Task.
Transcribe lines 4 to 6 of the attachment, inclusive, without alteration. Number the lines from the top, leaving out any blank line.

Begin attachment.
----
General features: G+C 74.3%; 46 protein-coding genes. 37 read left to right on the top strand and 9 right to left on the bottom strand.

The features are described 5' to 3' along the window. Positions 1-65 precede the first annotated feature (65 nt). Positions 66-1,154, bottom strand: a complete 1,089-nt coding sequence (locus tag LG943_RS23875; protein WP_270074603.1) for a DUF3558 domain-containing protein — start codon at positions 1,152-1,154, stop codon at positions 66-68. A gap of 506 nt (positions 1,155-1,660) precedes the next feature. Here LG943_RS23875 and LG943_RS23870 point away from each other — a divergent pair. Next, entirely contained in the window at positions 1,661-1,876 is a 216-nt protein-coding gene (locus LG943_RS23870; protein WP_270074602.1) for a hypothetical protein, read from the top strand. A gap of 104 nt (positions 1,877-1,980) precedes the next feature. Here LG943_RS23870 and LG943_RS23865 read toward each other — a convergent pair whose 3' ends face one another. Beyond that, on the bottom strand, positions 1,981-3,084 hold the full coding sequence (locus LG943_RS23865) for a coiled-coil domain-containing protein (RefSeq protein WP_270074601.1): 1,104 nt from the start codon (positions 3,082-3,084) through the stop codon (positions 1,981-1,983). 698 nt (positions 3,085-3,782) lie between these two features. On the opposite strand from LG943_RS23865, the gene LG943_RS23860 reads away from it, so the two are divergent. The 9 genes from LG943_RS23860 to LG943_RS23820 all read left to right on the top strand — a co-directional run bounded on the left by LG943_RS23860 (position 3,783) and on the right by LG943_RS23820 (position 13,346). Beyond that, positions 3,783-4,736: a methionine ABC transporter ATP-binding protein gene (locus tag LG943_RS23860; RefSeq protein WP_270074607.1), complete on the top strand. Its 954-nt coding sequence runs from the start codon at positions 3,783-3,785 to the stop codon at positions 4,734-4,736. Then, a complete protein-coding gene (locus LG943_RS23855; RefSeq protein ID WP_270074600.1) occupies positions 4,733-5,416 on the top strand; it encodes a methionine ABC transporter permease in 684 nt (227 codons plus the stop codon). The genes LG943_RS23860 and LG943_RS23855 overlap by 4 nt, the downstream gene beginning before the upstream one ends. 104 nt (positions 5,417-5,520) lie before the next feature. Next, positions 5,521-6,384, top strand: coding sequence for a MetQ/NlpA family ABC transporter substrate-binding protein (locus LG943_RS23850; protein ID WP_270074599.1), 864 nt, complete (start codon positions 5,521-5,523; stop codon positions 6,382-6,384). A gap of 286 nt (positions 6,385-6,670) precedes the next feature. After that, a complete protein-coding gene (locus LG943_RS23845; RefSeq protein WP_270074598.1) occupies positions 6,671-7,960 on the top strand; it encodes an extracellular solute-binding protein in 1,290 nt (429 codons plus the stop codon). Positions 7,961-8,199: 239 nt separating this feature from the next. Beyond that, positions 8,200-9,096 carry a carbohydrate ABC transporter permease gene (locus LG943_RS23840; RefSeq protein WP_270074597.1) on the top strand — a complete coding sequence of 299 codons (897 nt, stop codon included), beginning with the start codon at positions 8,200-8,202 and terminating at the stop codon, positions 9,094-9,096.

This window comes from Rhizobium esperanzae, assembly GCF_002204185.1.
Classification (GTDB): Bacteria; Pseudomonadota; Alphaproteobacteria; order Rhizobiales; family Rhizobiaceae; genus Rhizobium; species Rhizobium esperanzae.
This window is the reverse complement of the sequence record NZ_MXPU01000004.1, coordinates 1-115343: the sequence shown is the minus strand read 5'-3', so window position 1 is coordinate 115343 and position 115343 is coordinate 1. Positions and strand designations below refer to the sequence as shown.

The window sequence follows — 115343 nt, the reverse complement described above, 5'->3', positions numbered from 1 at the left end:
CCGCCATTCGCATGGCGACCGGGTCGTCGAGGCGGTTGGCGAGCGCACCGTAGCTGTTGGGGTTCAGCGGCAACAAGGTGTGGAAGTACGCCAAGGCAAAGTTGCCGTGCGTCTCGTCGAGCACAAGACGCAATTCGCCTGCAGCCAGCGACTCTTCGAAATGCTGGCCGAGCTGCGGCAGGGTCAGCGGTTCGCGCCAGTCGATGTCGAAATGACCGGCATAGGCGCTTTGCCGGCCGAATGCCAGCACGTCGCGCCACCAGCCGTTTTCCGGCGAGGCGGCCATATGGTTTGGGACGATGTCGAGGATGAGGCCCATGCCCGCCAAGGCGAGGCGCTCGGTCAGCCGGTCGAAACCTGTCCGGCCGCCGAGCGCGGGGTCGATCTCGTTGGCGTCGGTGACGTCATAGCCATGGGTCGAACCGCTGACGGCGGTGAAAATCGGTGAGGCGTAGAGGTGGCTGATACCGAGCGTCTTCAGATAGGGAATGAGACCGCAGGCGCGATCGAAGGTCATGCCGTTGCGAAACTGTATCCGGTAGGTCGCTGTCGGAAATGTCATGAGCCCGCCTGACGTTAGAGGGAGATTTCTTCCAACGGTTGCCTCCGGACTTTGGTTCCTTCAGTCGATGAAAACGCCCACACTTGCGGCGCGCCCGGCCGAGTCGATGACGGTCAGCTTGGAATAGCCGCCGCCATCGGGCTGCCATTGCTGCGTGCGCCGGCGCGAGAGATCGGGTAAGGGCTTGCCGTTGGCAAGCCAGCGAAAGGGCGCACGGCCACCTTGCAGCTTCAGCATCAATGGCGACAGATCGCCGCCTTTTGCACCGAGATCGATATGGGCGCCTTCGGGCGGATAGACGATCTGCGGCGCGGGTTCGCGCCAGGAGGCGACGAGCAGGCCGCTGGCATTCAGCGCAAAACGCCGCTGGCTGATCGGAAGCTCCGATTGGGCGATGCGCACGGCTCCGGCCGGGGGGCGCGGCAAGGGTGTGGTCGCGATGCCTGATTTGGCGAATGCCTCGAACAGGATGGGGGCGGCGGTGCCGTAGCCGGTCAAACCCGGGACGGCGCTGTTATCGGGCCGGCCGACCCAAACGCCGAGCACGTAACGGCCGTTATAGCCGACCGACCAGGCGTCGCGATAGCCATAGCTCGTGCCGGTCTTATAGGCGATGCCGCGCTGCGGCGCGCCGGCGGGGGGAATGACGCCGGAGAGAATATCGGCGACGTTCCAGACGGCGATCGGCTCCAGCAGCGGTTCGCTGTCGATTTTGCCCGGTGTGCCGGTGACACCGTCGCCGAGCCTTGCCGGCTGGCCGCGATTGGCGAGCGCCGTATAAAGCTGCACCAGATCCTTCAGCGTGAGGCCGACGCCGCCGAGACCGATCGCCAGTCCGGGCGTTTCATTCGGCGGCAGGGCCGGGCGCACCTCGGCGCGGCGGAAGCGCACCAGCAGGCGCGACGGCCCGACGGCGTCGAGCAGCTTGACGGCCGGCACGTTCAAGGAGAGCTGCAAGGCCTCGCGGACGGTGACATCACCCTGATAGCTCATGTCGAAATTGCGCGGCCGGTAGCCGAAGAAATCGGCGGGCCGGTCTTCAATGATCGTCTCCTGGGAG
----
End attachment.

Classification (GTDB): Bacteria; Pseudomonadota; Alphaproteobacteria; order Rhizobiales; family Rhizobiaceae; genus Rhizobium; species Rhizobium esperanzae.
This window is the reverse complement of the sequence record NZ_MXPU01000004.1, coordinates 1-115343: the sequence shown is the minus strand read 5'-3', so window position 1 is coordinate 115343 and position 115343 is coordinate 1. Positions and strand designations below refer to the sequence as shown.

The window sequence follows — 115343 nt, the reverse complement described above, 5'->3', positions numbered from 1 at the left end: